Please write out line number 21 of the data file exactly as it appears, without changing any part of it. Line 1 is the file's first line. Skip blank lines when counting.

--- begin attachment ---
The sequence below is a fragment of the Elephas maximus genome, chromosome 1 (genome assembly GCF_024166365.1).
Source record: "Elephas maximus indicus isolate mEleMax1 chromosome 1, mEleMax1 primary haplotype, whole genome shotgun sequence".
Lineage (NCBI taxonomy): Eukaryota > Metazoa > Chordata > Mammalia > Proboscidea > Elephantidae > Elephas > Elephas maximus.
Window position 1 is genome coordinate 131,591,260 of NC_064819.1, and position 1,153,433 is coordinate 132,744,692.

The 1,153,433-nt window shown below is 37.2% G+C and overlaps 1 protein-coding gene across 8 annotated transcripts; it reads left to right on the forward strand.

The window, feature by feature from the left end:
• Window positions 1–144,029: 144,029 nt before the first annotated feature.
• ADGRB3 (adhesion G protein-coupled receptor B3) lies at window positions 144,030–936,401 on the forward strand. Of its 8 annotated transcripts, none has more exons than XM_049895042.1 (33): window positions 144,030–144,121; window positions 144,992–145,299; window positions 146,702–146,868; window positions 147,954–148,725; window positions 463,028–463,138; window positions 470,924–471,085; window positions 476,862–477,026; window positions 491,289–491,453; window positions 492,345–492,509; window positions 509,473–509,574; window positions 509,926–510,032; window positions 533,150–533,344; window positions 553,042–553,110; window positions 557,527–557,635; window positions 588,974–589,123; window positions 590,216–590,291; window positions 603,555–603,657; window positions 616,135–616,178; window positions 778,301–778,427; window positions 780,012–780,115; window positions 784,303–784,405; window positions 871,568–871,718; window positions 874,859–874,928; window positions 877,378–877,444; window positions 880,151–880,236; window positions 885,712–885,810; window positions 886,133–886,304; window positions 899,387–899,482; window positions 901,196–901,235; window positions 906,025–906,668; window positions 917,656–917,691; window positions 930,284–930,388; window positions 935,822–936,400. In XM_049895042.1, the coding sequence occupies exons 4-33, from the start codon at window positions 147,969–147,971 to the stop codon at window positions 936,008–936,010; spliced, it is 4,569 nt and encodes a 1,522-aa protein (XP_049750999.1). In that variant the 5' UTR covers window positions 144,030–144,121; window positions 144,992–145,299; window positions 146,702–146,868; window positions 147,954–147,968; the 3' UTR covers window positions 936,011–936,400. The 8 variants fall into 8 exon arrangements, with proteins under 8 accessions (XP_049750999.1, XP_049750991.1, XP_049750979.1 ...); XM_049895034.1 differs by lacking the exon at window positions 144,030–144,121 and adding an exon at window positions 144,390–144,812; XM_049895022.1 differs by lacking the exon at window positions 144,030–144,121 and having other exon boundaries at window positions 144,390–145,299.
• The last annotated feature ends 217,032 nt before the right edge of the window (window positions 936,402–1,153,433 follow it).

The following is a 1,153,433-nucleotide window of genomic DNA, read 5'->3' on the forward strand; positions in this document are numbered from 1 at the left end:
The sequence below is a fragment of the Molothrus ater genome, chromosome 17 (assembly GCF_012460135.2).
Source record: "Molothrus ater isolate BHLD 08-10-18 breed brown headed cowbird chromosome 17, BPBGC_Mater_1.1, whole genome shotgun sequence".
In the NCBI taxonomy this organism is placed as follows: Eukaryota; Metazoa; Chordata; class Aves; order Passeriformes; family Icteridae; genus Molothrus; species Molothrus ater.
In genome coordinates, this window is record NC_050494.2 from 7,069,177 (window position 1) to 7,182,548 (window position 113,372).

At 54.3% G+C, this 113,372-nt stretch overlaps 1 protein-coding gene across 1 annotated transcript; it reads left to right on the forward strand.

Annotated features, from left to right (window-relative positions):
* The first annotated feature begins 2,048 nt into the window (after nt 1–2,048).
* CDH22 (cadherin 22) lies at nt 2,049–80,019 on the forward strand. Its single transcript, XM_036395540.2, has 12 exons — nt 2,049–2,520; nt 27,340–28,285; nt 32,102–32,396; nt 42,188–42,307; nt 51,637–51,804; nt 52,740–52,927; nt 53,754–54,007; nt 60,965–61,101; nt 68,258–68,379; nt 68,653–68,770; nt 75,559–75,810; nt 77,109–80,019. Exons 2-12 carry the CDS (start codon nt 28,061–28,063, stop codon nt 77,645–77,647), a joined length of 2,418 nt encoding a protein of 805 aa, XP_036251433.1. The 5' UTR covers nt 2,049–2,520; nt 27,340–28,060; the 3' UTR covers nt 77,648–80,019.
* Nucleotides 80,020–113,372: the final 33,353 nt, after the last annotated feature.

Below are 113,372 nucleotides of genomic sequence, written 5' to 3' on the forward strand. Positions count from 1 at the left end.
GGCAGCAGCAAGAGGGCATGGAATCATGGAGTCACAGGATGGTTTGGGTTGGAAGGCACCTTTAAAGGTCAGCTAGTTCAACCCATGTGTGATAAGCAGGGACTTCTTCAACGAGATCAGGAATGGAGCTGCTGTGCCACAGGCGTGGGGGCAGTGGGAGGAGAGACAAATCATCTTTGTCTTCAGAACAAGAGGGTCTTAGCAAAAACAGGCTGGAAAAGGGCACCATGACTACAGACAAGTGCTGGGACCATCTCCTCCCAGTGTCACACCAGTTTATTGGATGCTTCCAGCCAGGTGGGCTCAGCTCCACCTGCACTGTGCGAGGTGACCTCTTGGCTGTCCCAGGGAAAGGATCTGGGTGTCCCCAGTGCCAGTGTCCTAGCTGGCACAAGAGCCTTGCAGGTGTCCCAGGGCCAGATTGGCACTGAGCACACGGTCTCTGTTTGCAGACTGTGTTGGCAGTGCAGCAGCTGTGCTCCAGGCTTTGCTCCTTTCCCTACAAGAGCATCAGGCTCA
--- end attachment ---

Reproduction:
GGCAGCAGCAAGAGGGCATGGAATCATGGAGTCACAGGATGGTTTGGGTTGGAAGGCACCTTTAAAGGTCAGCTAGTTCAACCCATGTGTGATAAGCAGGGACTTCTTCAACGAGATCAGGAATGGAGCTGCTGTGCCACAGGCGTGGGGGCAGTGGGAGGAGAGACAAATCATCTTTGTCTTCAGAACAAGAGGGTCTTAGCAAAAACAGGCTGGAAAAGGGCACCATGACTACAGACAAGTGCTGGGACCATCTCCTCCCAGTGTCACACCAGTTTATTGGATGCTTCCAGCCAGGTGGGCTCAGCTCCACCTGCACTGTGCGAGGTGACCTCTTGGCTGTCCCAGGGAAAGGATCTGGGTGTCCCCAGTGCCAGTGTCCTAGCTGGCACAAGAGCCTTGCAGGTGTCCCAGGGCCAGATTGGCACTGAGCACACGGTCTCTGTTTGCAGACTGTGTTGGCAGTGCAGCAGCTGTGCTCCAGGCTTTGCTCCTTTCCCTACAAGAGCATCAGGCTCA